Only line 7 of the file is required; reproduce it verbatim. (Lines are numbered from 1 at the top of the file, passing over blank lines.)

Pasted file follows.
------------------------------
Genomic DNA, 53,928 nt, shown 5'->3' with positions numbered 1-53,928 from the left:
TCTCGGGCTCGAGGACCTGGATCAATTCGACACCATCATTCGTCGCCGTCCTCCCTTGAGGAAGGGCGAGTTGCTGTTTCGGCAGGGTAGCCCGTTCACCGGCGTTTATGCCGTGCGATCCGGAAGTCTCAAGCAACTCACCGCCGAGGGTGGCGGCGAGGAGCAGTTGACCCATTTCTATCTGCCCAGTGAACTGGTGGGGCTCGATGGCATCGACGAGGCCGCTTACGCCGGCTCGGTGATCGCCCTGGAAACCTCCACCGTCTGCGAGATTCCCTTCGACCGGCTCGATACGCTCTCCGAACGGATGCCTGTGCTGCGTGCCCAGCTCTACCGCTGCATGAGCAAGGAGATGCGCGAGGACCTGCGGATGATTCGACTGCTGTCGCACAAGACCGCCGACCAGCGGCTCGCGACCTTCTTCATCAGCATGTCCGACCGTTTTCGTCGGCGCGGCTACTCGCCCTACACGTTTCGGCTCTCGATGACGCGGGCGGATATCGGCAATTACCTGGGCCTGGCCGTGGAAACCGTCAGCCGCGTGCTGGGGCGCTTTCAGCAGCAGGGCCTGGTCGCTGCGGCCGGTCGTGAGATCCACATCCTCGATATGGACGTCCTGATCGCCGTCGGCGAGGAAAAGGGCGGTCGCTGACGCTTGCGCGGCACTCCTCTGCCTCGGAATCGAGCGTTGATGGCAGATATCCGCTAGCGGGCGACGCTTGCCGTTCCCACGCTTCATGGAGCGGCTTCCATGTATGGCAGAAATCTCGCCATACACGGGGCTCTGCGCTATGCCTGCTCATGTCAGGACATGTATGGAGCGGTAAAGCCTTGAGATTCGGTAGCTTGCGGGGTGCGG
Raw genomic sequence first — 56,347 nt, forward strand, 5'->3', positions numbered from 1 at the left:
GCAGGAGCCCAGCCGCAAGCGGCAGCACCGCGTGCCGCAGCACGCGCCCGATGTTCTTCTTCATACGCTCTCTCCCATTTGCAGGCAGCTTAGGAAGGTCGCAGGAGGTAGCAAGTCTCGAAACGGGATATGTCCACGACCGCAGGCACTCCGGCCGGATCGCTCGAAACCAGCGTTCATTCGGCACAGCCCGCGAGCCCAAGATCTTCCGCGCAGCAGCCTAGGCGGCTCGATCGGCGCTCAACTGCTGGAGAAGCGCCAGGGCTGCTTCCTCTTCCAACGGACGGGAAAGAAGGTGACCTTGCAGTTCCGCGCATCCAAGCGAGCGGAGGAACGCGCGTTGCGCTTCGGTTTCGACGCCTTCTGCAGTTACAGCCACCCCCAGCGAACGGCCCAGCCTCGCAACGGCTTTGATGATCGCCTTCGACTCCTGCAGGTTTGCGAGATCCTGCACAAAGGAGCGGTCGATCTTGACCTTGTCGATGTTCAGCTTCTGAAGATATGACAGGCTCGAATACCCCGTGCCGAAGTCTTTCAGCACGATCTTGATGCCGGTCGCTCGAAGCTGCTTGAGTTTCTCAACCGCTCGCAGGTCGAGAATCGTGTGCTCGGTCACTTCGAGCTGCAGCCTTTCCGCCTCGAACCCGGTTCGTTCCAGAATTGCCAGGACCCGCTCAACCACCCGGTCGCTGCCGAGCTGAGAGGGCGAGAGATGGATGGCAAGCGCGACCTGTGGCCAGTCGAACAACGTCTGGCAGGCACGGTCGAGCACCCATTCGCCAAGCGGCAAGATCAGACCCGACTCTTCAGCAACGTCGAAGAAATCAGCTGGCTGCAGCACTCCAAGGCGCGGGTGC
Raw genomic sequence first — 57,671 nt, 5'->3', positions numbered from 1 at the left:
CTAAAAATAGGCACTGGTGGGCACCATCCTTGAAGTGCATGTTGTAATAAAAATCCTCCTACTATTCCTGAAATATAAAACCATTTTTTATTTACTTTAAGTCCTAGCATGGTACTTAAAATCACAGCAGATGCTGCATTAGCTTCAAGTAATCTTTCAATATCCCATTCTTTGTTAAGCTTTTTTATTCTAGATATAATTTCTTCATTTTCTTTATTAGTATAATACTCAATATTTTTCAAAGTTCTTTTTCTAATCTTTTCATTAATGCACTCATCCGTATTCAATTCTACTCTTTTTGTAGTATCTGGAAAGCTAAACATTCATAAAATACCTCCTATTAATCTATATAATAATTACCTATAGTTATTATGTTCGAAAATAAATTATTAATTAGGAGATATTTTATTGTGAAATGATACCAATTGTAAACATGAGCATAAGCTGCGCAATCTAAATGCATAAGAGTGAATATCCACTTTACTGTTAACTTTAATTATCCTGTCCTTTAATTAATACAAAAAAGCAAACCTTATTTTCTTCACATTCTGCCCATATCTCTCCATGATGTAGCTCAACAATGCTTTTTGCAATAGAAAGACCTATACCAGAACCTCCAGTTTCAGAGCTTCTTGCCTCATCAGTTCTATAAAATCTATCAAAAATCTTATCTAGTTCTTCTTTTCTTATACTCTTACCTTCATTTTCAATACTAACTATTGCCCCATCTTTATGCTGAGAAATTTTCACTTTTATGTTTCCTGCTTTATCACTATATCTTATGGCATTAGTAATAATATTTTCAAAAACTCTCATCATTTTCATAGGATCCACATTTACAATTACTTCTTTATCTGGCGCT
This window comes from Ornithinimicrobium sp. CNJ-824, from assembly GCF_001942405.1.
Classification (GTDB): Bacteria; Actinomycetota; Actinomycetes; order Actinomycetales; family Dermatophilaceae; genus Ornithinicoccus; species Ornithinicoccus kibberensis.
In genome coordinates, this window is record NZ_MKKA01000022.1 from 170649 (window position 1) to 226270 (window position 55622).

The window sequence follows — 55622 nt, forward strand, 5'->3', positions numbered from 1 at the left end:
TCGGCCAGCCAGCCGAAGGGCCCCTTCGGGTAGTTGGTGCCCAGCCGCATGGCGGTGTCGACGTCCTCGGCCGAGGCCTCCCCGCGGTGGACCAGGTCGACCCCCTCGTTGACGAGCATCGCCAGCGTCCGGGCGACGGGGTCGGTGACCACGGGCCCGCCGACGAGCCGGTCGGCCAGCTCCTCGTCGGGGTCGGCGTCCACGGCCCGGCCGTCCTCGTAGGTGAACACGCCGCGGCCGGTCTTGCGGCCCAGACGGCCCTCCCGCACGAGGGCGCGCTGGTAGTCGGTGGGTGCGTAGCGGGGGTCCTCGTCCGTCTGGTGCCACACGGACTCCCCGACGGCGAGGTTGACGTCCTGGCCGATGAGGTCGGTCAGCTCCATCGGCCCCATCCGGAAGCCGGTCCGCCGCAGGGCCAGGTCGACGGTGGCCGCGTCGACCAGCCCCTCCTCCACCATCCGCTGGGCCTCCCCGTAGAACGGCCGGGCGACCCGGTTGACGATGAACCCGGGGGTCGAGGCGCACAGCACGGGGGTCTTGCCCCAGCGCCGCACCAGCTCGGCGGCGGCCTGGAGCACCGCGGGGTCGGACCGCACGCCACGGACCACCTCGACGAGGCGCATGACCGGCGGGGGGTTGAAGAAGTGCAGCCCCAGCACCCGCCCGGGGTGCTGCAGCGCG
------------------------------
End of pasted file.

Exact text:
This window comes from Ornithinimicrobium sp. CNJ-824, from assembly GCF_001942405.1.